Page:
Learning Lesson: It's the "Rain," Man


Weather forecasting begins with measuring the current weather around us. One measurement that has been around a long time is the amount of rain a location has received. We will build rain gauges and when rain occurs, the students will be able to compare their total with each other and the "official" amount.

TOTAL TIME 30 minutes (gauge construction time). An option is to have the students obtain a rain gauge from a local hardware store. They can be purchased for so as low as $2 each and will be more accurate.
SUPPLIES A straight sided glass container, such as an empty bottle of olives; Scissors; Paper; Ruler; Scotch tape; Chart for recording rain measurements (see below); Map of the area around your location for plotting the students' reports
PRINTED/AV MATERIAL Chart (pdf) for recording rain measurements

Ideally, each student will be able to make a rain gauge. The most difficult part of this learning lesson is collecting enough jars for your students. You may need to enlist the help of your colleagues in addition to the students providing their own. Also, in preparation for the following year's study, you can be collecting the jars throughout the year. The size of the jar is irrelevant. All that matters is that the sides are straight from the top to the bottom. Remove all labeling from the jars.

You will need to map the locations of the students places of residence display rainfall amounts.

SAFETY FOCUS Flood/Flash Flood Safety


  1. Cut the paper into strips about one inch wide and the length of each jar.
  2. Using a ruler, make markings on the paper so it becomes a ruler. You can mark the paper in whatever increments your desire. Divide it up by inch, and then in quarters, and even smaller if possible. The National Weather Service measures rainfall in 0.01-inch amounts.
  3. Carefully align the bottom of your paper ruler with the bottom of the jar. Attach a piece of tape to hold it in place.
  4. Tape the ruler onto the jar ensuring the entire ruler is covered by tape to help make it water resistant.
  5. Place the rain gauge in an exposed location. This is a location away from trees and tall objects such as buildings. These objects may affect the amount of measured rain. You may also glue the jar to a block or platform of wood, so it does not tip over if it is windy.
  6. When it rains, record the date and amount on your rain chart. Keep a running total of the month-to-date and year-to-date rain at your location. Remember to record your rainfall in the classroom to compare your total with the other students.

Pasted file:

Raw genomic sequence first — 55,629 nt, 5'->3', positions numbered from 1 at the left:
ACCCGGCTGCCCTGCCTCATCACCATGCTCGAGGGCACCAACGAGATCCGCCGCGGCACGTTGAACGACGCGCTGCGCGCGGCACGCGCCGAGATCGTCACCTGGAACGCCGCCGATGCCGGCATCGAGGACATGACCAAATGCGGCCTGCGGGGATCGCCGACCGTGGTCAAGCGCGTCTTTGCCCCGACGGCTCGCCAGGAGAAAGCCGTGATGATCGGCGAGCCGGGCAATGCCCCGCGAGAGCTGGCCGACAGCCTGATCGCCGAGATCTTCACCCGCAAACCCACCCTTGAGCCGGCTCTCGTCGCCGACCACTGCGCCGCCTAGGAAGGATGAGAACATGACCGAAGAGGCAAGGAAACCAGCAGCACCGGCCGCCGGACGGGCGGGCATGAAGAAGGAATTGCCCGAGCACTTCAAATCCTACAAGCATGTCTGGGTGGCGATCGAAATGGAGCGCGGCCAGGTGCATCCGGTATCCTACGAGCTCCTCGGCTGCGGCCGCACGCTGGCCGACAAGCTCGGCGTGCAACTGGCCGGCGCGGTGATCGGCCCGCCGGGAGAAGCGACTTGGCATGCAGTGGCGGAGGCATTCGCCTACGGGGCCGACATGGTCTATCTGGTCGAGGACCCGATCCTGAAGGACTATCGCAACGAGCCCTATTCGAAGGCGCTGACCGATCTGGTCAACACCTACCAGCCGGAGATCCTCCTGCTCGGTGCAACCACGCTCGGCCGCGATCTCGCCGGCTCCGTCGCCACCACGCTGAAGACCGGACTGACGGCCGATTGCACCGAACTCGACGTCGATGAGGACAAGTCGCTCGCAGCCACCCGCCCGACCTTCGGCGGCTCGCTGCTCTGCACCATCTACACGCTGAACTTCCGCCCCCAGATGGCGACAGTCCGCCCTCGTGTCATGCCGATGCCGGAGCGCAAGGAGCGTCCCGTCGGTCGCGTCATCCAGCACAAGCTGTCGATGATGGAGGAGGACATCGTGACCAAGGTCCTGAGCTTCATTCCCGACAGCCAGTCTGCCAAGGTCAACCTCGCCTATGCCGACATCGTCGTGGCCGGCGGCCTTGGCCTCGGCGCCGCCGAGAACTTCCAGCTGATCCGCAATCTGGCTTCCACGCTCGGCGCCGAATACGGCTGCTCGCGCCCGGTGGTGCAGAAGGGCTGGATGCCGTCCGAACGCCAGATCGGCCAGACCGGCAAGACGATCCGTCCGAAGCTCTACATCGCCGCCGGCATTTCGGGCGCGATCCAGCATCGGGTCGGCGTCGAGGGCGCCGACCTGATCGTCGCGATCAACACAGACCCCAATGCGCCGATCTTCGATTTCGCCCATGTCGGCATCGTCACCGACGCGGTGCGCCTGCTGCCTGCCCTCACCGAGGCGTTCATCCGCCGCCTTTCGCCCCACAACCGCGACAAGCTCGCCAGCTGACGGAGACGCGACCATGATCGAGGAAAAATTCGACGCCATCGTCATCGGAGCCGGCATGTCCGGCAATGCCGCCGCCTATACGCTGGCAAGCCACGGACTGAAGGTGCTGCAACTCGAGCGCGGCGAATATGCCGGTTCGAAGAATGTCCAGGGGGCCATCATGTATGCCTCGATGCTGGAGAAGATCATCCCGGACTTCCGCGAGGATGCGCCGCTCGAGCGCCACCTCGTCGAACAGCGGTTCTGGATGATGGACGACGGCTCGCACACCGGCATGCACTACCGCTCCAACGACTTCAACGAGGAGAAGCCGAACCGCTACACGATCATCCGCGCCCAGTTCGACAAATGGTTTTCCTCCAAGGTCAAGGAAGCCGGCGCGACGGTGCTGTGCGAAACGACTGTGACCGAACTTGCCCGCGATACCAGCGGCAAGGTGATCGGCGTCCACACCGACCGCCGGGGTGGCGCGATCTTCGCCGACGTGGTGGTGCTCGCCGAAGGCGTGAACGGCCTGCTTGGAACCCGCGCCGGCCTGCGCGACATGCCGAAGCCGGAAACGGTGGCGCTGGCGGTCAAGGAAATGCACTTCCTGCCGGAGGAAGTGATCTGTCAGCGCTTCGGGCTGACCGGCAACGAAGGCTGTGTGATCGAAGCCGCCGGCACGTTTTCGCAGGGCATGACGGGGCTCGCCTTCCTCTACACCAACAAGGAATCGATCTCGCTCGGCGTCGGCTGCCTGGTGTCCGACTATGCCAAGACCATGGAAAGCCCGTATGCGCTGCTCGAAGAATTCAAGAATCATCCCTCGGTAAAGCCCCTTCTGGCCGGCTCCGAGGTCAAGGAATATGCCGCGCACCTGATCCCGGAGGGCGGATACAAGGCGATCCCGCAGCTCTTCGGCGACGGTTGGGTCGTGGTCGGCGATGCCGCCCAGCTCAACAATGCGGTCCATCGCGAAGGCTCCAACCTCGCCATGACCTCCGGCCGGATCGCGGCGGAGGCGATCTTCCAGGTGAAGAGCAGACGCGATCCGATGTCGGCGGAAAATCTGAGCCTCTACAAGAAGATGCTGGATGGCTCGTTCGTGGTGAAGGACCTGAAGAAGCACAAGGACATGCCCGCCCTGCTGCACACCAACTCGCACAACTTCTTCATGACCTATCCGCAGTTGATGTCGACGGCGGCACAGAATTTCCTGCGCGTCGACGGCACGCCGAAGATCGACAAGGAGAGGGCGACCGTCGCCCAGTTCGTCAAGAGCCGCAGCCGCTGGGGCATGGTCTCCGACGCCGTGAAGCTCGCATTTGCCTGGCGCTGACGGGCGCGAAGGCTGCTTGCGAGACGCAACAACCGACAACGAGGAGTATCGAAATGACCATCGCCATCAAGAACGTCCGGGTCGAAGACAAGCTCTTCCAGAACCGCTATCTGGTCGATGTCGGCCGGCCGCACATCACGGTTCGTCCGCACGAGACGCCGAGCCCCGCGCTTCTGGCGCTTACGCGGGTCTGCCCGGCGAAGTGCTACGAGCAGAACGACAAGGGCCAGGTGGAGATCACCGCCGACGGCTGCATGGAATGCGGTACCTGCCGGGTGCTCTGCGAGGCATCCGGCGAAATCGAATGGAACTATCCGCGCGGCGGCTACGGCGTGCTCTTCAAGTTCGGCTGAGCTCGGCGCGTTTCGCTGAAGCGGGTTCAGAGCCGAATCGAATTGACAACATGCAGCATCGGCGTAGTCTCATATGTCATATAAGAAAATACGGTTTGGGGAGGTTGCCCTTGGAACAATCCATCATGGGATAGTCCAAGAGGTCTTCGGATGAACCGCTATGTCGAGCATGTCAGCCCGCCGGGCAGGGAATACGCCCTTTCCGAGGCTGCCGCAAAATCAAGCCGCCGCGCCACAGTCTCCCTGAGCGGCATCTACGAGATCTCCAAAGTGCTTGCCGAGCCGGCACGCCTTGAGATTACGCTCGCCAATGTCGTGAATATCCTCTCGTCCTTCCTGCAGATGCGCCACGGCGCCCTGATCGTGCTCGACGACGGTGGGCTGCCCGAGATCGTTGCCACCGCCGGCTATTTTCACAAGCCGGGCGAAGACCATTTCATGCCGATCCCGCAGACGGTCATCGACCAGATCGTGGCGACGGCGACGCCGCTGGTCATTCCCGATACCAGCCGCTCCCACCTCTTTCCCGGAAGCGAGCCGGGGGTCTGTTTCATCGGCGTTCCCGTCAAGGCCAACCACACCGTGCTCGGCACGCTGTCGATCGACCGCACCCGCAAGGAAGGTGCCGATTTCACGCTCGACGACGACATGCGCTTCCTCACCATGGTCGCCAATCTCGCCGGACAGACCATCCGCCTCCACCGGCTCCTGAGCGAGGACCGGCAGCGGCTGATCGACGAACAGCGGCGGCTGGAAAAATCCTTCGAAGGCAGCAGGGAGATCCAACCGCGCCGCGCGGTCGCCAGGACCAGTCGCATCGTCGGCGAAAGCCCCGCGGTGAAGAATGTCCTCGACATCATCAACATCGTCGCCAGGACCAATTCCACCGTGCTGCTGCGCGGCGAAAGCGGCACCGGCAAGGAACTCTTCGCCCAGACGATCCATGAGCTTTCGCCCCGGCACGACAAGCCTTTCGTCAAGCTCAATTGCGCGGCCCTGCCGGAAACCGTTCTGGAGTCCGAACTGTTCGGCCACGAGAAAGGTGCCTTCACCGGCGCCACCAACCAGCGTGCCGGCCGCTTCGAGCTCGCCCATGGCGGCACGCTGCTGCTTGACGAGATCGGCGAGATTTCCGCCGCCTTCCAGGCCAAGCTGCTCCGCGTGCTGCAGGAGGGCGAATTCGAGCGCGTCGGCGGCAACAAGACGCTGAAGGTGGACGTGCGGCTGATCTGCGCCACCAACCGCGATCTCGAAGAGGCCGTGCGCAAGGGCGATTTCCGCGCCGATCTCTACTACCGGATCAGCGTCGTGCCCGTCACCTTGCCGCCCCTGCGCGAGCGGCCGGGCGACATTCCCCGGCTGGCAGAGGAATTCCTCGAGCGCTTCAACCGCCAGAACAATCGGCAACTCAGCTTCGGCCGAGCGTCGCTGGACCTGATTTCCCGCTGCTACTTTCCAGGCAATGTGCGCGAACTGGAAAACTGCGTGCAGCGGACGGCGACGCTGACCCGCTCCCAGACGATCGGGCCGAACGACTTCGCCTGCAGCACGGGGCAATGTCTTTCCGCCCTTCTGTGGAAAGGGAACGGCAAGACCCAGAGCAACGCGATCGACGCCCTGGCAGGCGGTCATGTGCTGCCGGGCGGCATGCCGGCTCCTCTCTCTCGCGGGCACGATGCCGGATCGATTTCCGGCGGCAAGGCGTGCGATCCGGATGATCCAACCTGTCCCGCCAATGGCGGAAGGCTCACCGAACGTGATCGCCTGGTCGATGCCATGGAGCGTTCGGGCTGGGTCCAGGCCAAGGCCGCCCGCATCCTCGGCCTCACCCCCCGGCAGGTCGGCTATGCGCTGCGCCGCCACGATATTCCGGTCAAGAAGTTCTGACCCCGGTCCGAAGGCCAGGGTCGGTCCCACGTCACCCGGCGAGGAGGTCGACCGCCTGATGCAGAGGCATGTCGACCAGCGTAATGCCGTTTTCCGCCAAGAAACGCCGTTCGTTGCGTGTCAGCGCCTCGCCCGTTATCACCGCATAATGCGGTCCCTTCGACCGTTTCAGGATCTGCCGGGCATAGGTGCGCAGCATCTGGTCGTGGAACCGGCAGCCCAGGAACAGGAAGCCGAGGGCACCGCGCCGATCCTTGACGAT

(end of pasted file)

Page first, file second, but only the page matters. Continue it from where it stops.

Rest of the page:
7. Add the student's rainfall amounts to the map of their places of residence.


Rainfall is rarely uniform across a large area. Even when every location receives some precipitation, there are areas that can have very heavy rain next to areas with very little, if any, rain. This is more common in the spring and summer when most of the rain falls as showers than in winter when the rain is usually more uniform.

After a rain event, check the local newspaper for additional rainfall reports from the region to add to the map. Also, your local National Weather Service office will publish rainfall reports for their spotter network which can also be added to the map. Another resource to check is the Advanced Hydrologic Prediction Service website for rainfall maps.

Ask if there was any thunder heard or lightning seen during the rain event(s). If so, are the differences in rainfall amounts larger (or smaller) with lightning/thunder and why? (Thunderstorms are from convective clouds and as such do not cover widespread areas leading to large variances in rainfall.) In contrast, widespread rain events tend to have more uniform rainfall totals, though there will still be variances.

Building a Weather-Ready Nation

Most flood-related deaths and injuries could be avoided if people who come upon areas covered with water followed this simple advice: Turn Around Don't Drown.

The reason that so many people drown during flooding is because few of them realize the incredible power of water. A mere six inches of fast-moving flood water can knock over an adult. It takes only two feet of rushing water to carry away most vehicles. This includes pickups and SUVs.

If you come to an area that is covered with water, you will not know the depth of the water or the condition of the ground under the water. This is especially true at night, when your vision is more limited. Play it smart, play it safe. Whether driving or walking, any time you come to a flooded road, TURN AROUND, DON'T DROWN!